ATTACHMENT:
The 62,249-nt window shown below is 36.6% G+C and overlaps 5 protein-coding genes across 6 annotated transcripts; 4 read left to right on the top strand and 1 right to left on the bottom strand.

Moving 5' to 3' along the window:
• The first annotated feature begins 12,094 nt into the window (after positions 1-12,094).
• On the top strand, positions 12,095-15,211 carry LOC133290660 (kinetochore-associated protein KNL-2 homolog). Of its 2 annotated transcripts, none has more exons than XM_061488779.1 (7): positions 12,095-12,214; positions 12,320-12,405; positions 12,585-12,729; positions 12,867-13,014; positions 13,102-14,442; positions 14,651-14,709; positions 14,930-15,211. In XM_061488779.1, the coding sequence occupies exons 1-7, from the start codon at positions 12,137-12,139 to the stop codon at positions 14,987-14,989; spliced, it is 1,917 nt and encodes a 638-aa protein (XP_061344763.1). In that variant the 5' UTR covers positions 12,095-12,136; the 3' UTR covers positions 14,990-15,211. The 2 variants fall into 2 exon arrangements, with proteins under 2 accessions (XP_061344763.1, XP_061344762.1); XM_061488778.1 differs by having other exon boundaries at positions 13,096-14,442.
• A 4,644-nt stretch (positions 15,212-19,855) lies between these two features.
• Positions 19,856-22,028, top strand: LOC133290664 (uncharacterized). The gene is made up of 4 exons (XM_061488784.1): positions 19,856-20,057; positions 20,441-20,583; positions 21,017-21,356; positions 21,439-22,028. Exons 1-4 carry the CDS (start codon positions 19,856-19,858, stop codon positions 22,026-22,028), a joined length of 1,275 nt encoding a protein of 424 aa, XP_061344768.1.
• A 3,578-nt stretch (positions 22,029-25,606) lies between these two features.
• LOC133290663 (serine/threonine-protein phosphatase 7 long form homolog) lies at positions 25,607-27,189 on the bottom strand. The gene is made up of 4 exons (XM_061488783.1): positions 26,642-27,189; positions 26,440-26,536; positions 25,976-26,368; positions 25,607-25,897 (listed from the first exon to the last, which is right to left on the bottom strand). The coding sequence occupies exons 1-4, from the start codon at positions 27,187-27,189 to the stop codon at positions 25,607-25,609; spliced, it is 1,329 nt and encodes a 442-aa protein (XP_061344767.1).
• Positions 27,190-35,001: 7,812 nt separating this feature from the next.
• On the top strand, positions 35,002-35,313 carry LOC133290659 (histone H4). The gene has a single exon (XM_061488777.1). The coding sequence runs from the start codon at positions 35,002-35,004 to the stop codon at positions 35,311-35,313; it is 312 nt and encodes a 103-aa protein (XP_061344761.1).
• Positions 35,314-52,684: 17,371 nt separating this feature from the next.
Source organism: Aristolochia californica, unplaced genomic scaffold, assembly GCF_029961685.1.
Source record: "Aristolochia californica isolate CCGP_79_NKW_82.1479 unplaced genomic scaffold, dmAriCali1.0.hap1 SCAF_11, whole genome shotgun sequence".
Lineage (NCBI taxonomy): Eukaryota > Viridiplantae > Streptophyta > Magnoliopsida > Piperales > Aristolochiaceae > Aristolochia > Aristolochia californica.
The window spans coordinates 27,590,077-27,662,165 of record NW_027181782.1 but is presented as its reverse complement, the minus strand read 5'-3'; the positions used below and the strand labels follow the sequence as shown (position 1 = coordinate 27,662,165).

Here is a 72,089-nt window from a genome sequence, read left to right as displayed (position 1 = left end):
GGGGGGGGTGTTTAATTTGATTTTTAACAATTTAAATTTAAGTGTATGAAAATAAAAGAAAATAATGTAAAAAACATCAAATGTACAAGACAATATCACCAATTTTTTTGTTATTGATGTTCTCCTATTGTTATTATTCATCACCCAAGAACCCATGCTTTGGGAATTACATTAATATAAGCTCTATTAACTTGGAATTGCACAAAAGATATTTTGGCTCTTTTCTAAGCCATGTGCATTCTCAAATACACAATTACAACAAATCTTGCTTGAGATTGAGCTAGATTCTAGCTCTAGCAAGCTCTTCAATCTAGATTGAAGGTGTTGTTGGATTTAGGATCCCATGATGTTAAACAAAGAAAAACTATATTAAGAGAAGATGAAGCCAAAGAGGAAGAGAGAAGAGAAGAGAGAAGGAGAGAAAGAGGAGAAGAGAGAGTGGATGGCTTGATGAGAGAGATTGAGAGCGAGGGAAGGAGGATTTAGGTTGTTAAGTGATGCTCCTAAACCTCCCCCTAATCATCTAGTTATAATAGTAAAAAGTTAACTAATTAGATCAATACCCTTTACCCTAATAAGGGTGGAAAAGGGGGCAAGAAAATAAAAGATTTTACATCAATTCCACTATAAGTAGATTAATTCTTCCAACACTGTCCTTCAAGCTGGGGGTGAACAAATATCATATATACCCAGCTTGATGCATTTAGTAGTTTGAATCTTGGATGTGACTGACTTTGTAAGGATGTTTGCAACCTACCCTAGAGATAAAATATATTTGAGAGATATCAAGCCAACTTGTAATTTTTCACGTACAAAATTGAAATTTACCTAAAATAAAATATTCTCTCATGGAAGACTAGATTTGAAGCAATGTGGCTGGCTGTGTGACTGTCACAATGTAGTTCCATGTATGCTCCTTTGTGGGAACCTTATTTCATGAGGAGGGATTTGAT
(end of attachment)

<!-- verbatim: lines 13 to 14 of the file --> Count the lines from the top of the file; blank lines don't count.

Source record: "Aristolochia californica isolate CCGP_79_NKW_82.1479 unplaced genomic scaffold, dmAriCali1.0.hap1 SCAF_11, whole genome shotgun sequence".
Lineage (NCBI taxonomy): Eukaryota > Viridiplantae > Streptophyta > Magnoliopsida > Piperales > Aristolochiaceae > Aristolochia > Aristolochia californica.